"Jansky knew a little astronomy, but not enough for it to get in his way and cause him to reject the possibility that radio waves originating in the cosmos might be real.

Grote Reber, a professional engineer and radio ham in his spare time, was one of the few people who recognized the interesting implications of Jansky's discovery. Reber was certainly not hampered by any astronomical prejudices about whether or not the cosmic radio waves could exist. Instead, he was interested in verifying their existence and followed up on Jansky's work. To this end, Reber built the world's first steerable radio dish antenna … in his backyard and mapped the Milky Way radiation during the period 1935 – 1941 … He pointed out that the new field of radio astronomy was originally caught between two disciplines. Radio engineers didn't care where the radio waves came from, and the astronomers

'… could not dream up any rational way by which the radio waves could be generated, and since they didn't know of a process, the whole affair was (considered by them) at best a mistake and at worst a hoax.'

The very essence of research is that once an observation is made it requires some understanding and interpretation in order to formulate a plan for making further observations. It was initially very difficult for astronomers, entirely ignorant of radio technology, to interpret or understand the significance of Jansky's or Reber's epoch-making discoveries." (The Invisible Universe: The Story of Radio Astronomy, Gerrit L. Verschuur, p14-15)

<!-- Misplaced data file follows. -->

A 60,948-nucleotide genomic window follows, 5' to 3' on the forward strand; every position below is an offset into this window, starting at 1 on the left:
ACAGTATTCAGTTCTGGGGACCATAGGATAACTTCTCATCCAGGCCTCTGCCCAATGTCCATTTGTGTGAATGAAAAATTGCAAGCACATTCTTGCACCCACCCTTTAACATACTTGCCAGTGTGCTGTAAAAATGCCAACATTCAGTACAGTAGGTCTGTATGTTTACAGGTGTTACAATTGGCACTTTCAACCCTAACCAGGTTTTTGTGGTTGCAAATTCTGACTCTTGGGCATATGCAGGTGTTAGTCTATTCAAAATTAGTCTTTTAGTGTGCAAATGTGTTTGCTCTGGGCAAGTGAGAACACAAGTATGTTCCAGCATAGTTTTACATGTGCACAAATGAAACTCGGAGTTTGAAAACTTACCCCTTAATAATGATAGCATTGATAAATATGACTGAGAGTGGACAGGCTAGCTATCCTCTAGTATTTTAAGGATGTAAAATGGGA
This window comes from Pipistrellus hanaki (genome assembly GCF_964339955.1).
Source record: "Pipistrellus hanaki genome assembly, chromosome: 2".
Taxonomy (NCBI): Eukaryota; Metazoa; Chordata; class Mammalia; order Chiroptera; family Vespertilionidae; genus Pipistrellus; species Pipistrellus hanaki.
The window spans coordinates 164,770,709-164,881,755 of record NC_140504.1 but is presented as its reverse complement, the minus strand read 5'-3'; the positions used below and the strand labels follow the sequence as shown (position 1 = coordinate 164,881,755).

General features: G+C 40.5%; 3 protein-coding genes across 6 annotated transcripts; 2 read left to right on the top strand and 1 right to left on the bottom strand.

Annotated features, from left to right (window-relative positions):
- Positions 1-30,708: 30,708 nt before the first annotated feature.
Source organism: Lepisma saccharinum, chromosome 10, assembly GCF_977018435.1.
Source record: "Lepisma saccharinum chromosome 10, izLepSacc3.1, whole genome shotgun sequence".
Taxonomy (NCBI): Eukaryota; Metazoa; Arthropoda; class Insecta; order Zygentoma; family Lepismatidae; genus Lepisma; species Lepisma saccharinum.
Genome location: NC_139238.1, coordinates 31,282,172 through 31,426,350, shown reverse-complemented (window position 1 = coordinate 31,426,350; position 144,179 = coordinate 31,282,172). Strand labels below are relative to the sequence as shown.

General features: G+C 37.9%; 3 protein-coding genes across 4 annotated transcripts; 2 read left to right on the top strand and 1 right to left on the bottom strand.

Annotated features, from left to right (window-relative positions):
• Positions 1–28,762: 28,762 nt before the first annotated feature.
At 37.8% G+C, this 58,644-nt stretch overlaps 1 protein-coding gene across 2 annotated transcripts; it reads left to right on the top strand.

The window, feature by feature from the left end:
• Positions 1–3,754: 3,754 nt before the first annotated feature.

"If the science was to flourish, either astronomers had to learn about radio engineering or radio engineers had to learn astronomy. The new science therefore grew slowly." (The Invisible Universe: The Story of Radio Astronomy, Gerrit L. Verschuur, p16)

"Breaking through preconceived notions is something that has frustrated many a scientist (as well as philosopher, politician, or lay person). Who, at that time, could possibly have guessed at the amazing scenario that now accounts for the cosmic radio waves. Radio signals from the Milky Way are produced by cosmic ray electrons spiraling around magnetic fields stretched out in space between the stars. In the 1930s and 1940s no one knew that interstellar space contained cosmic ray electrons or that there were magnetic fields between the stars. At the time, cosmic rays were defined as protons (but not electrons) from space that struck the earth continuously. Cosmic ray physicists didn't concern themselves too much about the origin of the cosmic rays, nor did they know what happened to the electrons. Those researchers were mainly interested in studying the composition and physical properties of the particles that did reach their detectors. The absence of electrons was noted, but who would have thought that the electrons didn't reach the earth because they had wasted their energy radiating radio signals in interstellar space." (The Invisible Universe: The Story of Radio Astronomy, Gerrit L. Verschuur, p19)

"Jansky could hear the faint radio hiss from space in his earphones and went further to report on his quantitative measurements of the intensity of the received emissions. However, his discoveries went largely unrecognized by astronomers, either because they never got to read Jansky's technical papers, which were published in a journal aimed at radio engineers, or because the astronomers, not familiar with radio engineering, simply were not interested." (The Invisible Universe: The Story of Radio Astronomy, Gerrit L. Verschuur, p42)

My hope is that these quotes will inspire some critical thinking in either yourself, or at least the audience you are attempting to gather. The story of radio astronomy is strikingly similar to the situation which is being alleged with plasmas' role in the cosmos. We'd all be wise to take a cautionary stance in light of the emerging research, and arguably foolish to cast aside the innovation which might accommodate a new science, in some sort of attempt to defend our existing belief system. I say, let the research continue, and let's see where it ends up!